Kim, who graduated from Hanawon in January 2005, is working as the branch head of a delivery storage business in Seoul. The Working NK Refugees, a nongovernmental organization established for helping defectors get a job, opened the branch earlier this month.
However, Ha Tae-kyung, head of Open Radio for North Korea, a North Korean human rights group, said structural problems, including the government’s role in processing defectors, are to blame.
Ha said the government should cooperate more with private organizations to provide more tailored and sustainable help for North Koreans instead of relying solely on Hanawon.
Shim Seong-jie, a professor at Kyungil University, agreed.
“Germany sought to introduce policies that would make the assimilation process comfortable for refugees and it relied on civil society organizations to take the lead by initiating adaptation programs while the government only provided financial support,” she said at a recent symposium in Seoul.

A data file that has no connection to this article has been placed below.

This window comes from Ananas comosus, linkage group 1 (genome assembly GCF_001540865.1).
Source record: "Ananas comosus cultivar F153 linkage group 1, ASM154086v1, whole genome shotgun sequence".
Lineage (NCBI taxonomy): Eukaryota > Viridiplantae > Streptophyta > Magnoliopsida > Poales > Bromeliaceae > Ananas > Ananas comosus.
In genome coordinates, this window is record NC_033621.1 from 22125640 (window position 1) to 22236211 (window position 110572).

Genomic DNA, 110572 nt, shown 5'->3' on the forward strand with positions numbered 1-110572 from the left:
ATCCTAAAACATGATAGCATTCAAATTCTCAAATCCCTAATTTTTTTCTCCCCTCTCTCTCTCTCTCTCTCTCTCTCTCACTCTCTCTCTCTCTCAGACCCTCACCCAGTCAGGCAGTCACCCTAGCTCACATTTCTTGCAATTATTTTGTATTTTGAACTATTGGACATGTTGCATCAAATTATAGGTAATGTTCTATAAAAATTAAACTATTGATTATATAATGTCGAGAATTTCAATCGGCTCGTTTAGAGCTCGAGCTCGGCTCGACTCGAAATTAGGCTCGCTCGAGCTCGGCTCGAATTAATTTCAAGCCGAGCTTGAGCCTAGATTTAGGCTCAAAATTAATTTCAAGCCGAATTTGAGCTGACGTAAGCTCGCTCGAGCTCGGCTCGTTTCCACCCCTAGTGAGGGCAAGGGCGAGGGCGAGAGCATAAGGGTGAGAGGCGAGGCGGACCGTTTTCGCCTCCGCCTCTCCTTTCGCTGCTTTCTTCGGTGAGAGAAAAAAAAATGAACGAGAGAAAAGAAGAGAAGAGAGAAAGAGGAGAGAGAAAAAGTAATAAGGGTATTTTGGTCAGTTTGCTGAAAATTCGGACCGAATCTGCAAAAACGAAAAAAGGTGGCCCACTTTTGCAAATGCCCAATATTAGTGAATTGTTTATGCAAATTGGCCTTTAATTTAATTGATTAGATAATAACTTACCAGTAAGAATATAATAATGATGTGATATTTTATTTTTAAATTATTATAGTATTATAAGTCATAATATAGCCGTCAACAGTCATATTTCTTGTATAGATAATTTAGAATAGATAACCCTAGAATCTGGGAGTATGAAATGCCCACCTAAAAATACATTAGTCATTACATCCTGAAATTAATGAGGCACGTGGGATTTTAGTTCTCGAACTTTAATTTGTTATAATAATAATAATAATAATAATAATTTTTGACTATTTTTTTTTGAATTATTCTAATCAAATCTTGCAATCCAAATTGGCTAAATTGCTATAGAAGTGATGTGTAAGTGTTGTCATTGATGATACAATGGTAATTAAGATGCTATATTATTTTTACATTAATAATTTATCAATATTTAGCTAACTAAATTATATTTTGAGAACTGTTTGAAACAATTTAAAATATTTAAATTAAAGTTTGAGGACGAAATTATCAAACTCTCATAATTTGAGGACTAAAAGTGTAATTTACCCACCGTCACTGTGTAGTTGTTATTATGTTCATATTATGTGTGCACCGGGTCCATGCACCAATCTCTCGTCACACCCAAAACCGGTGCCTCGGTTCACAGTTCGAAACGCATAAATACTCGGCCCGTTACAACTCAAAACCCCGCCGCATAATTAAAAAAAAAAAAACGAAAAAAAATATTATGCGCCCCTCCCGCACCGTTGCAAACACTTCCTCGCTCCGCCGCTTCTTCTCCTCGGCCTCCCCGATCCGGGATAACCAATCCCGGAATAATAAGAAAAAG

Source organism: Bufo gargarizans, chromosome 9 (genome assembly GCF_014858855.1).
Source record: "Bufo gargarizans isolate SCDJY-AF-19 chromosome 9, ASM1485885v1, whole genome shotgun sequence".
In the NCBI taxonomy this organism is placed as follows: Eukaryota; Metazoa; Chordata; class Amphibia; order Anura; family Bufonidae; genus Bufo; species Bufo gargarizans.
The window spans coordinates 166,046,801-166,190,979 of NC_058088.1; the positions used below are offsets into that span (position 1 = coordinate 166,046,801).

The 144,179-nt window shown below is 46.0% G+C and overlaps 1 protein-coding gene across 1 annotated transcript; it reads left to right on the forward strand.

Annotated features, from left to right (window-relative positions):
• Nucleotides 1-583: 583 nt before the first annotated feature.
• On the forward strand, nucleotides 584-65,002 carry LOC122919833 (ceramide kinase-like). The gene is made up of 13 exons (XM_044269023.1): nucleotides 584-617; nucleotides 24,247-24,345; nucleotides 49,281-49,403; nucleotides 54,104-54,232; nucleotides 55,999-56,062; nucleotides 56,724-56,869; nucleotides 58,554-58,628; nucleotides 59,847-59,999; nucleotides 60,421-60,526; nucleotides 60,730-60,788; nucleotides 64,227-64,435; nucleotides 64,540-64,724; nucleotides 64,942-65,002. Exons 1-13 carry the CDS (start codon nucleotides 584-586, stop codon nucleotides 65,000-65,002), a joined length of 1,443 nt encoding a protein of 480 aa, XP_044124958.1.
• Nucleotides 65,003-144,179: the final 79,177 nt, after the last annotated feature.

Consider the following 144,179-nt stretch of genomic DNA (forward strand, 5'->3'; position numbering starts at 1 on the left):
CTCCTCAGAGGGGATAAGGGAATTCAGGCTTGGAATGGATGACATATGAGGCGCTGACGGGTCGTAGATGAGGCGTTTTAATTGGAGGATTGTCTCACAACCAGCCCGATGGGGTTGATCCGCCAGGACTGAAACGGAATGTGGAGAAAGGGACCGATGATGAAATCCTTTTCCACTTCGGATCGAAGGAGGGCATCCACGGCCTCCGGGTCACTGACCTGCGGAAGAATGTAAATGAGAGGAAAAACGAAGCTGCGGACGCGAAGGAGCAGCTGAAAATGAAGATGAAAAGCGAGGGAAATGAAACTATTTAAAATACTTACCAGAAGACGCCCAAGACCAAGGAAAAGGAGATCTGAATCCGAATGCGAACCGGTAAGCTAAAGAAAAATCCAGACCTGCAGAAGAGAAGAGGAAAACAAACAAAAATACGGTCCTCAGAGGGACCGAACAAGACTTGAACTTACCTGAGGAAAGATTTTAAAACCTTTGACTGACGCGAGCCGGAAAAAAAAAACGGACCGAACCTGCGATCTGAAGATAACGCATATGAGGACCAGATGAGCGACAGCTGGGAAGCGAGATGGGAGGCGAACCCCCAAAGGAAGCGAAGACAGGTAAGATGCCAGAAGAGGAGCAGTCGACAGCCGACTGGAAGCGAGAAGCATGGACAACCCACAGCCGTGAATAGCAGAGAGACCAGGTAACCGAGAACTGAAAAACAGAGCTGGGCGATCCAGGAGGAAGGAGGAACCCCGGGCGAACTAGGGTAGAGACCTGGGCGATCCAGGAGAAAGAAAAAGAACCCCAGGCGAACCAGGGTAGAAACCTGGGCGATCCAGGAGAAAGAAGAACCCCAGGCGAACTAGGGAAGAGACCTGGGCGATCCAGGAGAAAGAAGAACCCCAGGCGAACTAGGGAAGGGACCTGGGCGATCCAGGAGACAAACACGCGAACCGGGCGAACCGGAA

“In Korea’s case, the government is involved in nearly every aspect of the process, making it susceptible for the integration policy to become authoritarian and bureaucratic, which reduces its effectiveness.”
Sarah Kohls, a senior researcher at the Hanns-Seidel Foundation in Korea, part of a German NGO that promotes democracy and civil society development, said that the South Korean public needs to play a role.
She blamed the “closed minds” of South Koreans toward North Koreans for creating problems for the defectors.
“I think ordinary South Koreans have a lot of resentment and prejudice [against the North Korean refugees],” Kohls said. “They don’t really know about refugees.”
By Moon Gwang-lip [firstname.lastname@example.org]